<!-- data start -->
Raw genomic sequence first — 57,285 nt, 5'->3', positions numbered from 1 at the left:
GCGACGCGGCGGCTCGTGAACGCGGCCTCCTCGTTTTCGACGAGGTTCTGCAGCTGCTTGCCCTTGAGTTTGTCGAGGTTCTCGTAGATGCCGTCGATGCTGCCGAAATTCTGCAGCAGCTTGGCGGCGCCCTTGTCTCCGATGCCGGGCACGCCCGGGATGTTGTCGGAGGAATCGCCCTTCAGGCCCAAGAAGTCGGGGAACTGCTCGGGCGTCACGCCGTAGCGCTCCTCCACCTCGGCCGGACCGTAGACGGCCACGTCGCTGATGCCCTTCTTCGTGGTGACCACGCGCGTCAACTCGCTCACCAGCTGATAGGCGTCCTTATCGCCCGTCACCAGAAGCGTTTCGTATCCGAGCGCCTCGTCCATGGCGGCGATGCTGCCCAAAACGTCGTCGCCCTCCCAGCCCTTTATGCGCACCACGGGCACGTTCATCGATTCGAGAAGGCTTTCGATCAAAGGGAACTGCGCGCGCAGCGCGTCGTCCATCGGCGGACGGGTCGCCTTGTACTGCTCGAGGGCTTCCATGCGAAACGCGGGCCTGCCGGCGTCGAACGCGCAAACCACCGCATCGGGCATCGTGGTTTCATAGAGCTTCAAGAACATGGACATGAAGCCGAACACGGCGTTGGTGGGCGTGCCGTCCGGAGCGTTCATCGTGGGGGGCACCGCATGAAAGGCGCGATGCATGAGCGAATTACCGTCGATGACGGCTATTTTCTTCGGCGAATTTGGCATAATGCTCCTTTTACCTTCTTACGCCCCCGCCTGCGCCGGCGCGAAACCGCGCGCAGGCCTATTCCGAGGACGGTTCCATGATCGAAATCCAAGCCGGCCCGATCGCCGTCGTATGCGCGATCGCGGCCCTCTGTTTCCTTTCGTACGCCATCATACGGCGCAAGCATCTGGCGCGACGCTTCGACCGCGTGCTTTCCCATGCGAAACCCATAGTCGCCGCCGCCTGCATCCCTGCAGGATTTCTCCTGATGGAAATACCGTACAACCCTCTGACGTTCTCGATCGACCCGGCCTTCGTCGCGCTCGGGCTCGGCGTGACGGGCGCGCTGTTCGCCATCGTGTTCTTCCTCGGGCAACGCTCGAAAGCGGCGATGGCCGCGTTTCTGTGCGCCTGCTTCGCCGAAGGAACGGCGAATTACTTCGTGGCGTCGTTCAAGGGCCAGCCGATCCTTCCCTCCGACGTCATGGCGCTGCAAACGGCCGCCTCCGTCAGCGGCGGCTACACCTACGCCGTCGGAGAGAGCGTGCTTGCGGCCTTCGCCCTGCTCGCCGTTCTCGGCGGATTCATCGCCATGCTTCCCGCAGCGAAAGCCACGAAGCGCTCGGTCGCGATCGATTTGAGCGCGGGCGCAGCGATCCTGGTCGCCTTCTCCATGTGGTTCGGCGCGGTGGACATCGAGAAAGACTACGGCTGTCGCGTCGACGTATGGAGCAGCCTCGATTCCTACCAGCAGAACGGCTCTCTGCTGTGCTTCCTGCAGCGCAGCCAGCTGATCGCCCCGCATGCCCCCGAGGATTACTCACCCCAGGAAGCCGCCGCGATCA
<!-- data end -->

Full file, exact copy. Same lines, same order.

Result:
Raw genomic sequence first — 57,285 nt, 5'->3', positions numbered from 1 at the left:
GCGACGCGGCGGCTCGTGAACGCGGCCTCCTCGTTTTCGACGAGGTTCTGCAGCTGCTTGCCCTTGAGTTTGTCGAGGTTCTCGTAGATGCCGTCGATGCTGCCGAAATTCTGCAGCAGCTTGGCGGCGCCCTTGTCTCCGATGCCGGGCACGCCCGGGATGTTGTCGGAGGAATCGCCCTTCAGGCCCAAGAAGTCGGGGAACTGCTCGGGCGTCACGCCGTAGCGCTCCTCCACCTCGGCCGGACCGTAGACGGCCACGTCGCTGATGCCCTTCTTCGTGGTGACCACGCGCGTCAACTCGCTCACCAGCTGATAGGCGTCCTTATCGCCCGTCACCAGAAGCGTTTCGTATCCGAGCGCCTCGTCCATGGCGGCGATGCTGCCCAAAACGTCGTCGCCCTCCCAGCCCTTTATGCGCACCACGGGCACGTTCATCGATTCGAGAAGGCTTTCGATCAAAGGGAACTGCGCGCGCAGCGCGTCGTCCATCGGCGGACGGGTCGCCTTGTACTGCTCGAGGGCTTCCATGCGAAACGCGGGCCTGCCGGCGTCGAACGCGCAAACCACCGCATCGGGCATCGTGGTTTCATAGAGCTTCAAGAACATGGACATGAAGCCGAACACGGCGTTGGTGGGCGTGCCGTCCGGAGCGTTCATCGTGGGGGGCACCGCATGAAAGGCGCGATGCATGAGCGAATTACCGTCGATGACGGCTATTTTCTTCGGCGAATTTGGCATAATGCTCCTTTTACCTTCTTACGCCCCCGCCTGCGCCGGCGCGAAACCGCGCGCAGGCCTATTCCGAGGACGGTTCCATGATCGAAATCCAAGCCGGCCCGATCGCCGTCGTATGCGCGATCGCGGCCCTCTGTTTCCTTTCGTACGCCATCATACGGCGCAAGCATCTGGCGCGACGCTTCGACCGCGTGCTTTCCCATGCGAAACCCATAGTCGCCGCCGCCTGCATCCCTGCAGGATTTCTCCTGATGGAAATACCGTACAACCCTCTGACGTTCTCGATCGACCCGGCCTTCGTCGCGCTCGGGCTCGGCGTGACGGGCGCGCTGTTCGCCATCGTGTTCTTCCTCGGGCAACGCTCGAAAGCGGCGATGGCCGCGTTTCTGTGCGCCTGCTTCGCCGAAGGAACGGCGAATTACTTCGTGGCGTCGTTCAAGGGCCAGCCGATCCTTCCCTCCGACGTCATGGCGCTGCAAACGGCCGCCTCCGTCAGCGGCGGCTACACCTACGCCGTCGGAGAGAGCGTGCTTGCGGCCTTCGCCCTGCTCGCCGTTCTCGGCGGATTCATCGCCATGCTTCCCGCAGCGAAAGCCACGAAGCGCTCGGTCGCGATCGATTTGAGCGCGGGCGCAGCGATCCTGGTCGCCTTCTCCATGTGGTTCGGCGCGGTGGACATCGAGAAAGACTACGGCTGTCGCGTCGACGTATGGAGCAGCCTCGATTCCTACCAGCAGAACGGCTCTCTGCTGTGCTTCCTGCAGCGCAGCCAGCTGATCGCCCCGCATGCCCCCGAGGATTACTCACCCCAGGAAGCCGCCGCGATCA